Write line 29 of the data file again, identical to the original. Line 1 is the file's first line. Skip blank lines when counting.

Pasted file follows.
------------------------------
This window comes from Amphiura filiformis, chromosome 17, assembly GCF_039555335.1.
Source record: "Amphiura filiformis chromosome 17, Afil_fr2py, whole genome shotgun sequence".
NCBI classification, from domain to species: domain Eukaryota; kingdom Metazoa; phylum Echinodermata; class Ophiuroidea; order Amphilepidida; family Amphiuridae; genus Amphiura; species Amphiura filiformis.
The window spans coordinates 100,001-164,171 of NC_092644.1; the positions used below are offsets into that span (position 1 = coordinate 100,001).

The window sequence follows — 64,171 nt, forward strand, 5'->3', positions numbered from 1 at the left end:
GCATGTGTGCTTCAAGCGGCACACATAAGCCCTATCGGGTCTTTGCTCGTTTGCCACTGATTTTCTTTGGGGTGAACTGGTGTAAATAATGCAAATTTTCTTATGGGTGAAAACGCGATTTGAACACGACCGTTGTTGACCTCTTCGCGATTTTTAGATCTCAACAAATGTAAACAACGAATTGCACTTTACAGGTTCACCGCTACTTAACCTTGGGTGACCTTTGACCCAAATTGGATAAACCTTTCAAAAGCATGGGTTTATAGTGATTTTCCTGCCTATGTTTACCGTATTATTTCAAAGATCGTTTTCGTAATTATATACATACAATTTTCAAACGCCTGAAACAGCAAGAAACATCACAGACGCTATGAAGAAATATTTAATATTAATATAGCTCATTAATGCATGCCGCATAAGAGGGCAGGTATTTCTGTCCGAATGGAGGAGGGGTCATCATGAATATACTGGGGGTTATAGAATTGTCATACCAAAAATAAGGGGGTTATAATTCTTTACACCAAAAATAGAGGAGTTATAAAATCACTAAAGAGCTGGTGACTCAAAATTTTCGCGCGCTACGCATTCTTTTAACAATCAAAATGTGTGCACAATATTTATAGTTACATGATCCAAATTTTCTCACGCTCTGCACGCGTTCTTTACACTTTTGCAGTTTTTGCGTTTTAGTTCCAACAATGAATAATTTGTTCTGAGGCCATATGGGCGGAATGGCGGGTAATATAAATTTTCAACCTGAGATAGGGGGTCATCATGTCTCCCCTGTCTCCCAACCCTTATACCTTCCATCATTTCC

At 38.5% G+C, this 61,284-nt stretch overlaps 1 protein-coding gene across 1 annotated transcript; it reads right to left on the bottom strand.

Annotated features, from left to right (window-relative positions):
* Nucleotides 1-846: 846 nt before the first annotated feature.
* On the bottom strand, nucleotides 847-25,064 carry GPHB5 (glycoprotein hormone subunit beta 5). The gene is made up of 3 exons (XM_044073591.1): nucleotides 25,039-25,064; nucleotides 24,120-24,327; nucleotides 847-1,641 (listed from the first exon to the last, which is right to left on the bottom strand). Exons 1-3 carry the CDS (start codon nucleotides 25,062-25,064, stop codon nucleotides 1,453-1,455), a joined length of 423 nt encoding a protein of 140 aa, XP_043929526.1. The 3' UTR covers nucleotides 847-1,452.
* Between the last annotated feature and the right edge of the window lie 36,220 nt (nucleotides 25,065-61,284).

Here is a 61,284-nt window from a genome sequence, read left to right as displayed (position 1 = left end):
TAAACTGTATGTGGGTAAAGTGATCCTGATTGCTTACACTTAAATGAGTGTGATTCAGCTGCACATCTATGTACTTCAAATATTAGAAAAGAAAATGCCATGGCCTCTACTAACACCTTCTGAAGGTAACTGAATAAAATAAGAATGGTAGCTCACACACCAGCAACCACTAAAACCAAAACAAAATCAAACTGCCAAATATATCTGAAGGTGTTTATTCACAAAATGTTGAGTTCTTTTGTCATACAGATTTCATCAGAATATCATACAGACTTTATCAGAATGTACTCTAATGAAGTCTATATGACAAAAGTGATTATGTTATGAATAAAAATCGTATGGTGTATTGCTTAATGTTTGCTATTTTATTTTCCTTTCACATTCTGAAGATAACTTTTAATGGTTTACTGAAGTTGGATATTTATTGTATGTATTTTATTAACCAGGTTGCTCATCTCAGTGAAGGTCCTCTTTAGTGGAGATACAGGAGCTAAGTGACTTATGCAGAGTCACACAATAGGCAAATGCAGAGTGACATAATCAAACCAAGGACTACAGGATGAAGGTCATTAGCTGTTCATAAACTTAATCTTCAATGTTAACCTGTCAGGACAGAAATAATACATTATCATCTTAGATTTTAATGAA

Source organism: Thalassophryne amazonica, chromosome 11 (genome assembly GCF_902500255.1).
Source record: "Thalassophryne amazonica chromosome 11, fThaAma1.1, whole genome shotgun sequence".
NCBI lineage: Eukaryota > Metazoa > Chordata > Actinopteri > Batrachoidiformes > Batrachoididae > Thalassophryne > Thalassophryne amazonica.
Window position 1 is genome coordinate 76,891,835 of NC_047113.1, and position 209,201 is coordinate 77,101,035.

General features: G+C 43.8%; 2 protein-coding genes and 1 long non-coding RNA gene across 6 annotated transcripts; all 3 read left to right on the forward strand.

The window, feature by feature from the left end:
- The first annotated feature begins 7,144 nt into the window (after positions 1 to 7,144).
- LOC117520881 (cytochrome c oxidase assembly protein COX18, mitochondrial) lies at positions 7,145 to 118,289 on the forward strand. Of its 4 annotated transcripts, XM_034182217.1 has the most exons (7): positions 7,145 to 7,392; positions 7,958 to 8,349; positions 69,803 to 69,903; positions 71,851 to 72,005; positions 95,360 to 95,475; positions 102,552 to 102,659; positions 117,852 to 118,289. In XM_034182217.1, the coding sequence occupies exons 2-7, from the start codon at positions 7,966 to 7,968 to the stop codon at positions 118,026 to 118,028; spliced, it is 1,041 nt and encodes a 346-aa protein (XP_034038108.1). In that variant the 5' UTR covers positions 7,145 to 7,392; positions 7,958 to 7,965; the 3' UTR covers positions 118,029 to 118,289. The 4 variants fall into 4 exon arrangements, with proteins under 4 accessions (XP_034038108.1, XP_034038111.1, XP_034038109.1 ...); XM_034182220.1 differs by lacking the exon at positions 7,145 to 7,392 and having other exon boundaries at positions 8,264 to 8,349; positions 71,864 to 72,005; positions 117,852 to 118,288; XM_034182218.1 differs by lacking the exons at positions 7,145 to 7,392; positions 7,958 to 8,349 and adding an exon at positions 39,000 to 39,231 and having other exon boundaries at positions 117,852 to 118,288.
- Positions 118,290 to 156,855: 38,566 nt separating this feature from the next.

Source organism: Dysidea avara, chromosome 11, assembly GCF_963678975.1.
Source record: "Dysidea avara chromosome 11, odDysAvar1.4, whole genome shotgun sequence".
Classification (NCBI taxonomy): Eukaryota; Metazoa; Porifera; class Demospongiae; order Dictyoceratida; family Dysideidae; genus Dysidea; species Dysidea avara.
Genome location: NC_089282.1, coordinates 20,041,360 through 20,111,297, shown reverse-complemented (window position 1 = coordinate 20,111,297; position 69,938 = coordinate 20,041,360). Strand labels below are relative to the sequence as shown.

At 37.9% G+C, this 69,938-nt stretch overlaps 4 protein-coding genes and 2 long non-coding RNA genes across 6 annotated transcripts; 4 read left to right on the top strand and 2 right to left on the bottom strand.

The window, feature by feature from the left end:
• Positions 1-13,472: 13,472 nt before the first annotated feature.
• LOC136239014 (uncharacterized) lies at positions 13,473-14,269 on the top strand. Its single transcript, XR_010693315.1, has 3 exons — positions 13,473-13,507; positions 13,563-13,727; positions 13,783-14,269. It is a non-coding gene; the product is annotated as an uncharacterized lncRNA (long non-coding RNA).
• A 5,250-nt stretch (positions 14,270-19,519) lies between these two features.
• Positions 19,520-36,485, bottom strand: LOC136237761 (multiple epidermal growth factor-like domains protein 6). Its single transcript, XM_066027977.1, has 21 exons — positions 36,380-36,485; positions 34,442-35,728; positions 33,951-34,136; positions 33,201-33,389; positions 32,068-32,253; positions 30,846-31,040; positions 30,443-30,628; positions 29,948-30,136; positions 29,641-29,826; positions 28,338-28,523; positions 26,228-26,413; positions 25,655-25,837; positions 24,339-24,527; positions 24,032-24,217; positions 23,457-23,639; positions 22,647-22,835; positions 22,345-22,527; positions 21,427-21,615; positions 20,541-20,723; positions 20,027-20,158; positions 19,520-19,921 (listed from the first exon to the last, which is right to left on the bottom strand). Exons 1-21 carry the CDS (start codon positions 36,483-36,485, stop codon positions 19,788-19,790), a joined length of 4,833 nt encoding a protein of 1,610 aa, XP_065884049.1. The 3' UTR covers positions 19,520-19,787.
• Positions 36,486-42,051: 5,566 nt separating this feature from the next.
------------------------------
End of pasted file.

• Positions 1-13,472: 13,472 nt before the first annotated feature.